On the way back to the motel we noticed a road leading to the lighthouse (the one that can be seen on all Outer Banks post cards). So to round off a perfect evening we decided to take a look at the lighthouse by night. It was of course closed, but we sat on the bench in front of it in the warm evening air, watched the big beam of light revolve around and listened to the sound of the Whippoorwills.
With reservation in hand we left the car in a large parking lot next to the Ferry Office and started our walking tour .
First we just went along the main road looking at anchored sailboats on the right and motels with ‘hammocked’ porches on the left. We also saw lots of bicycle rental stores and souvenir shops . Then we turned around and started to venture into the small unpaved streets looking at private homes and gardens to get a feel of what life is actually like on the island (don’t worry, you won’t get lost in this tiny town). We noticed a lot of "no trespassing" signs and thought that tourism must be quite an invasion on a town of 800 inhabitants.
We passed an old man painting a fence and while Jeff took pictures of ducks nearby I turned to the man to see if he wanted a chat . When he first looked at me I didn’t expect to get two words out of him. Either that or I wouldn’t understand a word he was saying. He was just what I imagined a typical ‘Ococker’ to look like (hairy face and missing teeth). I had read about the strange dialect (‘brogue’) that the natives speak and was very curious about it. And besides I had a million questions about life on the island, so I dared to start with a "good morning, nice day today". From that moment on the man started to talk, and talk, and talk as if he had been waiting for years to speak with another human being (lucky me!!). We talked about Florida, Germany, hurricanes, his family, fig trees in his garden and fig pies that his wife bakes, about tourists and how crowded it gets in the summer... It was a great conversation and if I hadn’t had a ferry to catch I would probably still be standing there chatting.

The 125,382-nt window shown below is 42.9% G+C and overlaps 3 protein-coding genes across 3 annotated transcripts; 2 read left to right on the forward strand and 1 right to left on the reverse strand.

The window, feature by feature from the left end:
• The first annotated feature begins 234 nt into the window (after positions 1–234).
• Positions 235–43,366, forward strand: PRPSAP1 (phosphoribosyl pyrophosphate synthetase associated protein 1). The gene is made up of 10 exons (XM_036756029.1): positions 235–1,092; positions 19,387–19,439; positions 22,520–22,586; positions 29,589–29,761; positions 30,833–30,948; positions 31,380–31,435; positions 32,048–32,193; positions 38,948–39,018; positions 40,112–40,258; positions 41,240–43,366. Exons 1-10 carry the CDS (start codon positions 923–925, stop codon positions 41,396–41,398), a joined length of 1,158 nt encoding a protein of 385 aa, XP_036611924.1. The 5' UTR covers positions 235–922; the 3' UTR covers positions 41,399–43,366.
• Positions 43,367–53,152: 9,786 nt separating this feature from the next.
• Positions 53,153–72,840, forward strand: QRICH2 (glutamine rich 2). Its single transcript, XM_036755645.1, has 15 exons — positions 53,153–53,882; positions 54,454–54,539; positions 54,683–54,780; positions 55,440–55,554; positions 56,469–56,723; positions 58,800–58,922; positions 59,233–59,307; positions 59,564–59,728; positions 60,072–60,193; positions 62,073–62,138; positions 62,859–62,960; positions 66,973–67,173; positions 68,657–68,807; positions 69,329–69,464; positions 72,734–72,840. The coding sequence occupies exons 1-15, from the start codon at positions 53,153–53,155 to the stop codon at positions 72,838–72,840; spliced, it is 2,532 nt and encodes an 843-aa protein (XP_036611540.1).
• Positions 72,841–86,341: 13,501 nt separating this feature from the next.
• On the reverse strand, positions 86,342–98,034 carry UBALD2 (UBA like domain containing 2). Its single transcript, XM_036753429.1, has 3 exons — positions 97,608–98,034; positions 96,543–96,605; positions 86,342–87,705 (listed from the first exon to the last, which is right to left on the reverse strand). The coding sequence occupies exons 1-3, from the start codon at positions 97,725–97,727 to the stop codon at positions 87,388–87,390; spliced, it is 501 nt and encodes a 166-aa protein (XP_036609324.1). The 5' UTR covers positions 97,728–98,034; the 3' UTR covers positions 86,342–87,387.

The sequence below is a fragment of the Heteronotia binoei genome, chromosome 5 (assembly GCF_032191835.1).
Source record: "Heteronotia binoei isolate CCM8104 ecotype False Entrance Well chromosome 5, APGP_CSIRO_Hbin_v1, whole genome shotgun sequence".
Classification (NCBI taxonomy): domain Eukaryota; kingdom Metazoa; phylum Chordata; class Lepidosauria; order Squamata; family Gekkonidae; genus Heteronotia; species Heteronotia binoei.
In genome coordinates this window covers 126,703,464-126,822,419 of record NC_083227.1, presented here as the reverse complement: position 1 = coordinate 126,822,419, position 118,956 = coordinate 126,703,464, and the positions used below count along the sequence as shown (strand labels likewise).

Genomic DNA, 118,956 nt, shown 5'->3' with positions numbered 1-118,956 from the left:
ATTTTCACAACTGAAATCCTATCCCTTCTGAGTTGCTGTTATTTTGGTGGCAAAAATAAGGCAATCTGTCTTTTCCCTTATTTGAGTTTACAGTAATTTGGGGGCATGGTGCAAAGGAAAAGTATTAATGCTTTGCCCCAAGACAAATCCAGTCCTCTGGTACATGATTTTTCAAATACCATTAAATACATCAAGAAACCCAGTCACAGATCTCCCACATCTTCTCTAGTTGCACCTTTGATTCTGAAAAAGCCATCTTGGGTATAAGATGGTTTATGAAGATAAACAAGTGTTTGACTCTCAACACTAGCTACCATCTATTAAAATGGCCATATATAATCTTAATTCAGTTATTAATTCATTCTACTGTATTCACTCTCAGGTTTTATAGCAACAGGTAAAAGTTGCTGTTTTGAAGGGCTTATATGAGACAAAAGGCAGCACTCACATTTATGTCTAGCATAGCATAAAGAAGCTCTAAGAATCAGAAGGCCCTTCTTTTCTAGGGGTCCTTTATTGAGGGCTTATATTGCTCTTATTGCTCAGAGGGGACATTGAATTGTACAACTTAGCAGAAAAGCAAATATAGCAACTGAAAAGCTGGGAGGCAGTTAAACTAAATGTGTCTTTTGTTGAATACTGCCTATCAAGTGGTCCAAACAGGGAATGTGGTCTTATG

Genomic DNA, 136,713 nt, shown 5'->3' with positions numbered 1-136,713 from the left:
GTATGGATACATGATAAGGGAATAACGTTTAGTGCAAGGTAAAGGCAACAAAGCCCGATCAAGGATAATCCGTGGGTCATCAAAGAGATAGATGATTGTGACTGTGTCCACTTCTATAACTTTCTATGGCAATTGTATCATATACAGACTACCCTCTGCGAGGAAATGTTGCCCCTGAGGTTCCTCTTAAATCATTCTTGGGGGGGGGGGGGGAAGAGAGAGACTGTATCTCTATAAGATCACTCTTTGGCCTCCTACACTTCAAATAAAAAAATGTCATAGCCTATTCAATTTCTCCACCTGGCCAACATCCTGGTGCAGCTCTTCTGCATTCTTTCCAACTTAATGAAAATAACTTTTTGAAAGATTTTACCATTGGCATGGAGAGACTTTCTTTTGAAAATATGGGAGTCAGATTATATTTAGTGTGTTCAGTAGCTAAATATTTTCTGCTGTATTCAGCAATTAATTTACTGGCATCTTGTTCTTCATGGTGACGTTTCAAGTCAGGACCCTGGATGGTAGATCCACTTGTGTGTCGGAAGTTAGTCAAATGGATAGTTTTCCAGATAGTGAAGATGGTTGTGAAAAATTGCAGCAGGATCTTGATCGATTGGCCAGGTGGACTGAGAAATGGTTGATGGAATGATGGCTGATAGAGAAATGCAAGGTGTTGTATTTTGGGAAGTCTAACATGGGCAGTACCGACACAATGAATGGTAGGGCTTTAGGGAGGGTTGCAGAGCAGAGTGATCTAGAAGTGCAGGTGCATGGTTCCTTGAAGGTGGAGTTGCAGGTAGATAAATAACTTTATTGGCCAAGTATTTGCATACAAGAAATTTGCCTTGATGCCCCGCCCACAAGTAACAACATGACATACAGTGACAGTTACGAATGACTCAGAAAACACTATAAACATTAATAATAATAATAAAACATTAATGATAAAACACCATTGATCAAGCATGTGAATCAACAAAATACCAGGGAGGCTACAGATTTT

We walked past the British Cemetery (I thought my British husband would like to see that). Next to it was another small cemetery where we spent a few minutes reading the names and dates on the tombstones. You can learn a lot about a town from its cemetery! It seems that if you are a native in this town your name will either be Howard , Wahab or possibly O’Neal .
It was getting close to 11:30 am and we found our way back to the parking lot. We had to be at the ferry half an hour before departure and we didn’t dare to be late! Having paid our $10 fare (per vehicle) at the tollbooth after showing our reservation, we were at the end of our Outer Banks adventure. The ferry departed at noon, right on time, and I wondered if I would ever be back to visit my new buddy on Howard Street...maybe I should write him a postcard from Florida – it wouldn’t be difficult to guess his name!
Here are some useful numbers and links:
Ocracoke Civic & Business Association , Tel: 252-928-6711
Ocracoke (History, British Cemetery, Lighthouse, etc…)
Ocracoke Island Photography (beautiful photographs, live cam, maps, dialect sample, great stuff)
Island Artworks by Kathleen O’Neal
Ferry Information : 800-BY FERRY (I will write a separate entry with much more information about the ferry system).
We wanted to catch the ferry to Ocracoke at 8:30 am, so that we could have enough time to walk around the village and then get the other ferry at noon to Cedar Island (the mainland). Although the first ferry leaves every 30 minutes, everything had to be timed right (in my opinion anyway). The ride takes 40 minutes and has a capacity of 30 cars. It is not possible to make a reservation for this free ferry ride, so I figured that we should get there 10 minutes early to be guaranteed a space (you never know at rush-hour (!), or don’t they have that here?).
All this planning meant that I had to sacrifice my day-time visit of the famous lighthouse , which didn’t open until 10 am. We did stop there briefly though to take some touristy pictures (see below). I think I would have had a spectacular view of the island from the top of this 208 foot-high tower and I wish I could have climbed it, but maybe I would have been too tired anyway after all this beach walking! If you would like more information about the lighthouse, call 252-995-4474 .
So we made it on the 8:30 am ferry to Ocracoke Island in plenty of time. There was no problem in getting space this time of year (May 22) and I enjoyed my first American ferry ride parked right at the front of the ship between some local fishermen and the ORKIN man starting his workday with a pleasant ride in the sunshine and plenty of time to read the paper. Island life is just amazing!!!